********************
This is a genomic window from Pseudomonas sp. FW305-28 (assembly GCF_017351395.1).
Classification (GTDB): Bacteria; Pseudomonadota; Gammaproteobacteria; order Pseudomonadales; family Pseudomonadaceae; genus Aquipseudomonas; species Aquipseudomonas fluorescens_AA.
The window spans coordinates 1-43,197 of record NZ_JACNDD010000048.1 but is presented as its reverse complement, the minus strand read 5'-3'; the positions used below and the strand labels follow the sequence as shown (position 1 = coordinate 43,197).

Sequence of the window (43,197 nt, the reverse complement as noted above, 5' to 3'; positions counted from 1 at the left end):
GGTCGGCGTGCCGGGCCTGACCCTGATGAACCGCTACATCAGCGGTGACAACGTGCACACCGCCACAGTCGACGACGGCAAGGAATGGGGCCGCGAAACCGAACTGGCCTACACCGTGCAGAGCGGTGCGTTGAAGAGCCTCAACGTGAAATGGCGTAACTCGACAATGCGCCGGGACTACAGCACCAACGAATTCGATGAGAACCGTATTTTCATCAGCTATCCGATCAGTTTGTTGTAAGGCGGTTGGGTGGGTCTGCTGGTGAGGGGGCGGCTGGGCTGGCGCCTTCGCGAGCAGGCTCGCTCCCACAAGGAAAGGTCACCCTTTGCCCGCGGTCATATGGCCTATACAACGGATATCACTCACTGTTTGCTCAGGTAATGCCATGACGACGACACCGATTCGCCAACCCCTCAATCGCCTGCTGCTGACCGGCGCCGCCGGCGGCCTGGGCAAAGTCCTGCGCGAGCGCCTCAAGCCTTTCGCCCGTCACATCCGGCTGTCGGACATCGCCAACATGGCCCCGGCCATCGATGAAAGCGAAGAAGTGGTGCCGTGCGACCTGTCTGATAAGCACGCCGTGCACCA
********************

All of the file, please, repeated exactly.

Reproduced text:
This is a genomic window from Pseudomonas sp. FW305-28 (assembly GCF_017351395.1).
Classification (GTDB): Bacteria; Pseudomonadota; Gammaproteobacteria; order Pseudomonadales; family Pseudomonadaceae; genus Aquipseudomonas; species Aquipseudomonas fluorescens_AA.
The window spans coordinates 1-43,197 of record NZ_JACNDD010000048.1 but is presented as its reverse complement, the minus strand read 5'-3'; the positions used below and the strand labels follow the sequence as shown (position 1 = coordinate 43,197).

Sequence of the window (43,197 nt, the reverse complement as noted above, 5' to 3'; positions counted from 1 at the left end):
GGTCGGCGTGCCGGGCCTGACCCTGATGAACCGCTACATCAGCGGTGACAACGTGCACACCGCCACAGTCGACGACGGCAAGGAATGGGGCCGCGAAACCGAACTGGCCTACACCGTGCAGAGCGGTGCGTTGAAGAGCCTCAACGTGAAATGGCGTAACTCGACAATGCGCCGGGACTACAGCACCAACGAATTCGATGAGAACCGTATTTTCATCAGCTATCCGATCAGTTTGTTGTAAGGCGGTTGGGTGGGTCTGCTGGTGAGGGGGCGGCTGGGCTGGCGCCTTCGCGAGCAGGCTCGCTCCCACAAGGAAAGGTCACCCTTTGCCCGCGGTCATATGGCCTATACAACGGATATCACTCACTGTTTGCTCAGGTAATGCCATGACGACGACACCGATTCGCCAACCCCTCAATCGCCTGCTGCTGACCGGCGCCGCCGGCGGCCTGGGCAAAGTCCTGCGCGAGCGCCTCAAGCCTTTCGCCCGTCACATCCGGCTGTCGGACATCGCCAACATGGCCCCGGCCATCGATGAAAGCGAAGAAGTGGTGCCGTGCGACCTGTCTGATAAGCACGCCGTGCACCA